Nortjé intent on not going anywhere slowly

27 March 2019 - 12:37 By Telford Vice
Anrich Nortje of South Africa during the 4th Momentum ODI match between South Africa and Sri Lanka at St Georges Park on March 13, 2019 in Port Elizabeth, South Africa.
Anrich Nortje of South Africa during the 4th Momentum ODI match between South Africa and Sri Lanka at St Georges Park on March 13, 2019 in Port Elizabeth, South Africa.
Image: Richard Huggard/Gallo Images

The logic seems simple — take your foot off the gas if you want to keep your arm in the attack.

Anrich Nortjé begs to differ: “There are enough medium pacers in the world‚ I don’t want to compete with them.”

Nortjé and his 150 kilometre-an-hour missiles have blazed a trail in the 11 games he has played in the past four months‚ lighting up the Mzansi Super League (MSL) and then South Africa’s one-day series against Sri Lanka.

Thing is‚ he could have played 26 more matches in that time‚ 17 of them for South Africa‚ and taken who knows how many more wickets than the 19 he claimed.

An ankle injury that required surgery ended Nortjé’s MSL after three games and removed him from the selection equation for South Africa’s Test and one-day series against Pakistan as well as the Tests against Sri Lanka‚ albeit that he probably wouldn’t have been in the frame for the red-ball stuff because of the quality of the incumbents.

He made his debut in the ODIs against the Lankans and was in the squad for the T20s but missed all three with a shoulder problem that will take six weeks to heal.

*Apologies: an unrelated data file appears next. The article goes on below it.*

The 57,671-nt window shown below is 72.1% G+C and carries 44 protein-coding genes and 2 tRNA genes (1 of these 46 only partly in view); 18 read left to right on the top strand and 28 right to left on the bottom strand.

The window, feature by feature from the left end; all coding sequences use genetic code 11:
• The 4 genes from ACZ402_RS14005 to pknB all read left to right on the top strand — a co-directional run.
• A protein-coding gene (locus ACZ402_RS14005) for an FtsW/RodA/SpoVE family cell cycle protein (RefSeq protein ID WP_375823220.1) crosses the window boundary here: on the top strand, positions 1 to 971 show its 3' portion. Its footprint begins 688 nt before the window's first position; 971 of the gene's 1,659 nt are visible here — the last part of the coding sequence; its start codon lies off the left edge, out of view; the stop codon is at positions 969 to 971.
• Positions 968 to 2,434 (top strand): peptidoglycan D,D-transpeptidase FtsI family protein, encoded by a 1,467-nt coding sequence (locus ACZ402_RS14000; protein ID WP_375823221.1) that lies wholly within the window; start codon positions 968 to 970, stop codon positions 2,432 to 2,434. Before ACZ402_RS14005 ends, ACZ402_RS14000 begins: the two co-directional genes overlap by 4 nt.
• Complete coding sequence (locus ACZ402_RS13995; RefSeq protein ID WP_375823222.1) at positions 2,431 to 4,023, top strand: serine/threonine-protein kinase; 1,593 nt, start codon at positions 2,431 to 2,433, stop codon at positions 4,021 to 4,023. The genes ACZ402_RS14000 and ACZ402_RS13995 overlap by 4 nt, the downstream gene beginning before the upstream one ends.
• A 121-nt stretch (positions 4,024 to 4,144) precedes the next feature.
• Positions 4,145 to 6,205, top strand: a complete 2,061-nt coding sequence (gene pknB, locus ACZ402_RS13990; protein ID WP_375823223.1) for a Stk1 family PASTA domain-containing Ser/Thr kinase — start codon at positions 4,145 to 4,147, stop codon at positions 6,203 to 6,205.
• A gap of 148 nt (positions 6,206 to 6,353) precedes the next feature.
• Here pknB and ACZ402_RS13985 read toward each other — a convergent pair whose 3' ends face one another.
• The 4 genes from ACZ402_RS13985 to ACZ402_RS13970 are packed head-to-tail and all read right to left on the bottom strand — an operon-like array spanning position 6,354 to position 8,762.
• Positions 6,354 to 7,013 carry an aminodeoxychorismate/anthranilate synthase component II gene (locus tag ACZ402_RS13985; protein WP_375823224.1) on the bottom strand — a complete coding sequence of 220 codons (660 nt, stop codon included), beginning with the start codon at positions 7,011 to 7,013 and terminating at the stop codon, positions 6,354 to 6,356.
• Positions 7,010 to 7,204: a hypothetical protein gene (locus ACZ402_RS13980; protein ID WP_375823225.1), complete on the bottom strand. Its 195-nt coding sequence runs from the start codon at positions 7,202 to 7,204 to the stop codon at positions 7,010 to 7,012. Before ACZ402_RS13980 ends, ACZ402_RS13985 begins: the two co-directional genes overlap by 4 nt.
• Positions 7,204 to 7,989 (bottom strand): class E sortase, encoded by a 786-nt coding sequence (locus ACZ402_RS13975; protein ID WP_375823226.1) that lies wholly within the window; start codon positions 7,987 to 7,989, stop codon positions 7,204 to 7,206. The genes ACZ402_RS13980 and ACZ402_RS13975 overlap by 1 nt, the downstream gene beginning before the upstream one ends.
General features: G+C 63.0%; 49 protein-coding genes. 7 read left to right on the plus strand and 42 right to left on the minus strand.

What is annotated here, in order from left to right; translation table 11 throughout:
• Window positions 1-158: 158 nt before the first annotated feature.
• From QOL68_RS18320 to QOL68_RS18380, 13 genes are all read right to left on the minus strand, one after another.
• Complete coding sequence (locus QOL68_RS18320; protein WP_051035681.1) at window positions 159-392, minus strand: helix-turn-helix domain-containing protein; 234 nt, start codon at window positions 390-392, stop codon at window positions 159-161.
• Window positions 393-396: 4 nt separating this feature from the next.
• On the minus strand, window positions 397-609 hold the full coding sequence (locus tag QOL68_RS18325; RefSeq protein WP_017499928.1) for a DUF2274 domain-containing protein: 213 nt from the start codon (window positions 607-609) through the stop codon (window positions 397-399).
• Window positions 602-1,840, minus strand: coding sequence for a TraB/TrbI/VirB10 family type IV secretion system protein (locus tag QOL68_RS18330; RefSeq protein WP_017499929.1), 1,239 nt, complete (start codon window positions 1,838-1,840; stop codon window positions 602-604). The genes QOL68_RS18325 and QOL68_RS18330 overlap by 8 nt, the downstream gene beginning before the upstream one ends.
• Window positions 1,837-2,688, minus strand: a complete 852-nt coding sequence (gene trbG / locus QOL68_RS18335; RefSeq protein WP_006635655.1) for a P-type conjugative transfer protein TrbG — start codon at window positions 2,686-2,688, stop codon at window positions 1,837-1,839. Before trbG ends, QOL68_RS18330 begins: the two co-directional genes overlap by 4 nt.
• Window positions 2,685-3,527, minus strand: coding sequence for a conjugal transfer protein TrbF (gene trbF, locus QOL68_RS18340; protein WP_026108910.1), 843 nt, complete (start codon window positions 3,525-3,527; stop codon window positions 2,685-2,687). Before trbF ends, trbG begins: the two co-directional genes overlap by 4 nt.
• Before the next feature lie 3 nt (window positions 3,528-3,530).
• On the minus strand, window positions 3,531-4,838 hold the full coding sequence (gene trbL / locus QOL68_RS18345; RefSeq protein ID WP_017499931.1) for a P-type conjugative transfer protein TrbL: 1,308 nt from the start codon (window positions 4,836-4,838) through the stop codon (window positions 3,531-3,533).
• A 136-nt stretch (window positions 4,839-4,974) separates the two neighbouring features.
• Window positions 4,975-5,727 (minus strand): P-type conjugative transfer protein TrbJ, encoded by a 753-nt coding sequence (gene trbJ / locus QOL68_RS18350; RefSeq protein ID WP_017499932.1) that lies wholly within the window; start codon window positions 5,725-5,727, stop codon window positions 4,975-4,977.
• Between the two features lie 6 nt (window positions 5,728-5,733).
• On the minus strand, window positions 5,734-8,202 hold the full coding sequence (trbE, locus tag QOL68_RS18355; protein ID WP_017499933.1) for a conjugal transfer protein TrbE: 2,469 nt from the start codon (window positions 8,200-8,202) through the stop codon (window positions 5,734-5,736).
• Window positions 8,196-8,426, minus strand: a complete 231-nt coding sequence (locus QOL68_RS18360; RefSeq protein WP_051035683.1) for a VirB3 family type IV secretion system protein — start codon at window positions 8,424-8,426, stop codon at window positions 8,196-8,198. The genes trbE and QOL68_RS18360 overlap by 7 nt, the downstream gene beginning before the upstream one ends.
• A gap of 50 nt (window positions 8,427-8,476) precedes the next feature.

The silver lining is that it has taken Nortjé out of the mix for the Indian Premier League‚ but isn’t that his body telling him it isn’t coping with what he is asking it to do?

“I’ve been bowling the same way for a few seasons now with no injuries so the two I had recently is part of the game; it’s sport so injuries will occur.”

He should be back in action by the time the World Cup starts on May 30‚ and it’s more probable than possible that his name will be among the 15 Linda Zondi announces on April 18.

How hard is it for him to think about anything else?

“Yes‚ the World Cup squad is something big‚ but I’m just trying to focus on getting back to full fitness and to try and be better and stronger when I get back.

“With some extra strength work and one or two technical corrections I would like to hit 150 kph in most of my games when I get back and improve one or two things from a skills point of view as well.

“So for now I'm focused on how I can improve and not too much on what others control.”

Plainly‚ what Nortjé is not thinking about is taking things as slowly as some folks do in his hometown of Uitenhage.

Did growing up in a smaller community help him develop a better sense of himself and his strengths — which‚ unusually for a modern professional‚ have earned him a B Com — than if he had been part of a more metropolitan milieu?

“It’s difficult to say as I don’t know how I would’ve been as a player if I was in a bigger city‚ but what I know is that I’m clear on what I want and where I want to go.

“That’s the most important thing for me to have as a player.”

On a clear day in places like Uitenhage‚ you really can see forever.

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